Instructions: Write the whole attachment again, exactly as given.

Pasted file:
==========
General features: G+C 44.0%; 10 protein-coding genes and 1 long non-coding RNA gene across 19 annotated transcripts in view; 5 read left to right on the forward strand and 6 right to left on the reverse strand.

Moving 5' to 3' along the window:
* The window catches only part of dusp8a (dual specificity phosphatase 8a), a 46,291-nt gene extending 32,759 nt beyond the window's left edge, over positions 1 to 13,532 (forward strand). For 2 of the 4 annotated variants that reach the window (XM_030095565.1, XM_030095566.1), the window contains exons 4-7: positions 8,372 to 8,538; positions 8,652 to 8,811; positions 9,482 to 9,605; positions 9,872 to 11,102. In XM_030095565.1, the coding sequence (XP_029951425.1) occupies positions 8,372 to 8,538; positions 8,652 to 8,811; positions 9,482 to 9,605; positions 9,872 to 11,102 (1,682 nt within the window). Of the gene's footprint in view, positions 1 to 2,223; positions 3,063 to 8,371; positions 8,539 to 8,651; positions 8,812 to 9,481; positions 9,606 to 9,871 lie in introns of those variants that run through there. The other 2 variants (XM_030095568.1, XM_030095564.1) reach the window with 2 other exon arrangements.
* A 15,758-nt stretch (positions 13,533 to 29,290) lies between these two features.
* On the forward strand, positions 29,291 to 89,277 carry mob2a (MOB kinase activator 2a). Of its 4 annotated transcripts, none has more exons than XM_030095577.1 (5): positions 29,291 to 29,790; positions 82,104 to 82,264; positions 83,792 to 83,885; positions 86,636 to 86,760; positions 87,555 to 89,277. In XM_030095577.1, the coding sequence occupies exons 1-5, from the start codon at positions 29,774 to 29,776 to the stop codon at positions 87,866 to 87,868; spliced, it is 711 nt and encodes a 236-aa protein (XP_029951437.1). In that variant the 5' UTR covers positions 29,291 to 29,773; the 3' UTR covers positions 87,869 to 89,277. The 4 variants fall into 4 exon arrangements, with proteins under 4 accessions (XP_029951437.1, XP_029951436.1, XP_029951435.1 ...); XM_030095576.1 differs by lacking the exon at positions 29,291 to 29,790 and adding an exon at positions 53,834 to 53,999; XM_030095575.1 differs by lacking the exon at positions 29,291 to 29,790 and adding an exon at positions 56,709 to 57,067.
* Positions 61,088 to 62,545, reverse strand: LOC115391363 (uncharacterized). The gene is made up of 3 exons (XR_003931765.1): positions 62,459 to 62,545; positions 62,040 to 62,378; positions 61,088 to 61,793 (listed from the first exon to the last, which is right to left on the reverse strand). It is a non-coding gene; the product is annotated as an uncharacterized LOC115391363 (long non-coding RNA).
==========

General features: G+C 44.0%; 10 protein-coding genes and 1 long non-coding RNA gene across 19 annotated transcripts in view; 5 read left to right on the forward strand and 6 right to left on the reverse strand.

Moving 5' to 3' along the window:
* The window catches only part of dusp8a (dual specificity phosphatase 8a), a 46,291-nt gene extending 32,759 nt beyond the window's left edge, over positions 1 to 13,532 (forward strand). For 2 of the 4 annotated variants that reach the window (XM_030095565.1, XM_030095566.1), the window contains exons 4-7: positions 8,372 to 8,538; positions 8,652 to 8,811; positions 9,482 to 9,605; positions 9,872 to 11,102. In XM_030095565.1, the coding sequence (XP_029951425.1) occupies positions 8,372 to 8,538; positions 8,652 to 8,811; positions 9,482 to 9,605; positions 9,872 to 11,102 (1,682 nt within the window). Of the gene's footprint in view, positions 1 to 2,223; positions 3,063 to 8,371; positions 8,539 to 8,651; positions 8,812 to 9,481; positions 9,606 to 9,871 lie in introns of those variants that run through there. The other 2 variants (XM_030095568.1, XM_030095564.1) reach the window with 2 other exon arrangements.
* A 15,758-nt stretch (positions 13,533 to 29,290) lies between these two features.
* On the forward strand, positions 29,291 to 89,277 carry mob2a (MOB kinase activator 2a). Of its 4 annotated transcripts, none has more exons than XM_030095577.1 (5): positions 29,291 to 29,790; positions 82,104 to 82,264; positions 83,792 to 83,885; positions 86,636 to 86,760; positions 87,555 to 89,277. In XM_030095577.1, the coding sequence occupies exons 1-5, from the start codon at positions 29,774 to 29,776 to the stop codon at positions 87,866 to 87,868; spliced, it is 711 nt and encodes a 236-aa protein (XP_029951437.1). In that variant the 5' UTR covers positions 29,291 to 29,773; the 3' UTR covers positions 87,869 to 89,277. The 4 variants fall into 4 exon arrangements, with proteins under 4 accessions (XP_029951437.1, XP_029951436.1, XP_029951435.1 ...); XM_030095576.1 differs by lacking the exon at positions 29,291 to 29,790 and adding an exon at positions 53,834 to 53,999; XM_030095575.1 differs by lacking the exon at positions 29,291 to 29,790 and adding an exon at positions 56,709 to 57,067.
* Positions 61,088 to 62,545, reverse strand: LOC115391363 (uncharacterized). The gene is made up of 3 exons (XR_003931765.1): positions 62,459 to 62,545; positions 62,040 to 62,378; positions 61,088 to 61,793 (listed from the first exon to the last, which is right to left on the reverse strand). It is a non-coding gene; the product is annotated as an uncharacterized LOC115391363 (long non-coding RNA).